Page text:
Cecil Adkins, Writer


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One More Time

By Cecil Adkins

Previously published in Allegory, Volume 10/37, Fall 2009



He didn’t know it yet, but Erik Waterson was going to kill quite a few people. The first one was the hardest, and as the guard’s head flipped backwards from the bullet’s force, spraying blood and brain and bone all over steel walls, Erik couldn’t believe he’d actually done it. That it was something that was forced upon him made him feel no better about it. Bypassing the security system had been child’s play, but there was only one way to get past the soldier guarding his time machine.

His time machine. The one that he began designing when he was fifteen years old, thanks to the gift of future knowledge given to him on 28 DVDs by an old man who claimed to be his future self, come back to the past to force the creation of time travel a few decades early. The man claimed that the End of the World had finally come in his time, and the only way to prevent it was to make time travel technology available decades before it had originally been invented. Erik had dismissed the entire encounter as too bizarre to be taken seriously, until he actually looked at the information on the discs. He’d spent all of his high school and college years secretly working through the nearly insurmountable knowledge on those discs, while molding his education into something that could actually help him to use and understand his gift from his future self.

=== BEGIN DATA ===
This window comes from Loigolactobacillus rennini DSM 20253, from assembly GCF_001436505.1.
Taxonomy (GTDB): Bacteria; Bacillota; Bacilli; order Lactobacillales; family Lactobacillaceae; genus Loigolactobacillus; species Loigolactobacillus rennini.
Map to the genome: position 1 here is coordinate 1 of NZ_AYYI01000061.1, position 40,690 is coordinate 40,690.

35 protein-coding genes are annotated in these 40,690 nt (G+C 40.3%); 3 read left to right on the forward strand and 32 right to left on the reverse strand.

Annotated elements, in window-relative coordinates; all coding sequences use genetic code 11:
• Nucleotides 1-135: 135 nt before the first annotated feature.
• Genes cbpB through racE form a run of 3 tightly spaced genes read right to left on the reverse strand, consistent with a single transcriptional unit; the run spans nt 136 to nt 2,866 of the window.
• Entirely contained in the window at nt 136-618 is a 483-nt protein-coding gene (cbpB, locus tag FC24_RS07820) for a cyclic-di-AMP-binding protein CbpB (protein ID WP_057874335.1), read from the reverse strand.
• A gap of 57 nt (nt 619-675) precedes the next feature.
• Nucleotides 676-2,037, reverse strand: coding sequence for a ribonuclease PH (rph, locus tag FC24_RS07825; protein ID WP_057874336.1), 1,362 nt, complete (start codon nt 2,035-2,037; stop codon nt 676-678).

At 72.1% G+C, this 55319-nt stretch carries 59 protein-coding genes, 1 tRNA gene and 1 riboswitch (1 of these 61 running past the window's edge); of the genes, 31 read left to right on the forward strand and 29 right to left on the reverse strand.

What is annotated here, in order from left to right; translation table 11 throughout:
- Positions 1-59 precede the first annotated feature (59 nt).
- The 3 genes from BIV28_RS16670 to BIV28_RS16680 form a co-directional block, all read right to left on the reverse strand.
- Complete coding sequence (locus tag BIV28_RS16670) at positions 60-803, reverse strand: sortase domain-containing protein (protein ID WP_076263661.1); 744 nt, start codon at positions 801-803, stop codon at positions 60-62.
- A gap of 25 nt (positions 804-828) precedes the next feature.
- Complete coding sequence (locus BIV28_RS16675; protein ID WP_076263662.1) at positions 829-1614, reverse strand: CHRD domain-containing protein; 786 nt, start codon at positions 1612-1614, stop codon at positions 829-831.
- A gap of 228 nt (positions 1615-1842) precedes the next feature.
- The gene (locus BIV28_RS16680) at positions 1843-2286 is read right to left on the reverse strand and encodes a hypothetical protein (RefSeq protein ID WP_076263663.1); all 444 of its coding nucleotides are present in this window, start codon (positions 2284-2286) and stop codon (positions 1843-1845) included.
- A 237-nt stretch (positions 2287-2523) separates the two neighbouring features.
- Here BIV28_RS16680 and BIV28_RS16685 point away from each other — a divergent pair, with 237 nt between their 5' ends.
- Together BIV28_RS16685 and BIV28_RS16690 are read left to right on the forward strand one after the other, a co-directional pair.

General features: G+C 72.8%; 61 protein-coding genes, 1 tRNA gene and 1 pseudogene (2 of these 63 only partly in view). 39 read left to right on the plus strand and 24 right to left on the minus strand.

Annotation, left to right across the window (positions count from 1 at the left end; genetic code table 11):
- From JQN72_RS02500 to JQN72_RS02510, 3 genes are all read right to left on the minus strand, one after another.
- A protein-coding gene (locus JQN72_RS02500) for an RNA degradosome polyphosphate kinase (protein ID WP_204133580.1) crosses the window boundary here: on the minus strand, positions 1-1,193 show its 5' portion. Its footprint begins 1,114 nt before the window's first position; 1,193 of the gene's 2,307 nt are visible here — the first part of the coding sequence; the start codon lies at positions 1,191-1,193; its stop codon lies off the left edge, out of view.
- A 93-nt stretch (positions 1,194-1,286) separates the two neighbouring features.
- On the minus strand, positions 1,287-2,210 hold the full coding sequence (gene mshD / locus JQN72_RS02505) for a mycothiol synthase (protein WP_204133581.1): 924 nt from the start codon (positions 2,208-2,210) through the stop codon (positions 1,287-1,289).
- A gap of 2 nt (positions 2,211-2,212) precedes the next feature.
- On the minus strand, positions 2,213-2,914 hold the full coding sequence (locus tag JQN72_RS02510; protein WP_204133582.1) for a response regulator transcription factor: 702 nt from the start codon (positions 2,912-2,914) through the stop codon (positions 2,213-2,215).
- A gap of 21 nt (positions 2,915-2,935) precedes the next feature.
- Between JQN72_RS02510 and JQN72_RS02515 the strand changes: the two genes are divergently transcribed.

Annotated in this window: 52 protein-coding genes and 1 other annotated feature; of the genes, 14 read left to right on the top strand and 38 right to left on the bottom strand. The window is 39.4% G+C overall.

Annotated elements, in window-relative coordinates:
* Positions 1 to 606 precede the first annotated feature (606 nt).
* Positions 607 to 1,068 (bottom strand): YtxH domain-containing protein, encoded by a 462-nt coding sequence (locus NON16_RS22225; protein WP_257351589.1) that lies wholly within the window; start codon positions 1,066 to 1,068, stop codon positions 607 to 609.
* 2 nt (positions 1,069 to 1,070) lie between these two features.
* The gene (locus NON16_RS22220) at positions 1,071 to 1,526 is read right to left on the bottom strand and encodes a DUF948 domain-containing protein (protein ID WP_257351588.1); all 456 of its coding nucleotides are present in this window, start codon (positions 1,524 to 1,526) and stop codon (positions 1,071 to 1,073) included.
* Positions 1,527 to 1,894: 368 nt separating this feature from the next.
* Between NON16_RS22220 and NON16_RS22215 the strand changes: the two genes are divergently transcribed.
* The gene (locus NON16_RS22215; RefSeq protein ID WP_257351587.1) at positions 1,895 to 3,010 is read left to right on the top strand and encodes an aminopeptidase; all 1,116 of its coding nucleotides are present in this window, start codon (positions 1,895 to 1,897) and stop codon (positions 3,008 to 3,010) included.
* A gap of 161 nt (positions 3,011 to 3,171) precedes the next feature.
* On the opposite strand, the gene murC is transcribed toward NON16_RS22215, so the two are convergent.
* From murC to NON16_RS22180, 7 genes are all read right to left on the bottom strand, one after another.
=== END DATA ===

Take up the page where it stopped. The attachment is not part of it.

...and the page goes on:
He hated that he had to sell his gift to the great and terrible United States government, but they were the only people who had the funding necessary to actually build and test the thing. A special session of Congress had been convened just to debate whether or not the time machine should be used. Despite the heartache that the time device had caused Erik, he felt a bitter ache at being reduced to a consultant on the project, at being told that, even if the government determined that someone would make the historic first time travel trip with his device, that someone would never be him. His future self – however intelligent and wily he must have been to get his hands on the device and use it for his own ends – must have been insane to not think of bringing back a few billion dollars to go along with the time machine’s design docs. He made a mental note to remember to do that, if he ended up becoming that old man.

Erik ran his fingers over the device, the aluminum cool and smooth to the touch. Mankind’s ultimate technological achievement was a lightweight metal backpack. Inside the pack was a tiny artificial wormhole capable of generating a negative time field. He couldn’t help but stop to admire the finished product, even though he knew alarms must be going off all over the base. He had to hurry – as soon as the guards got here and saw that he had killed the soldier guarding the device, it would be all over for him.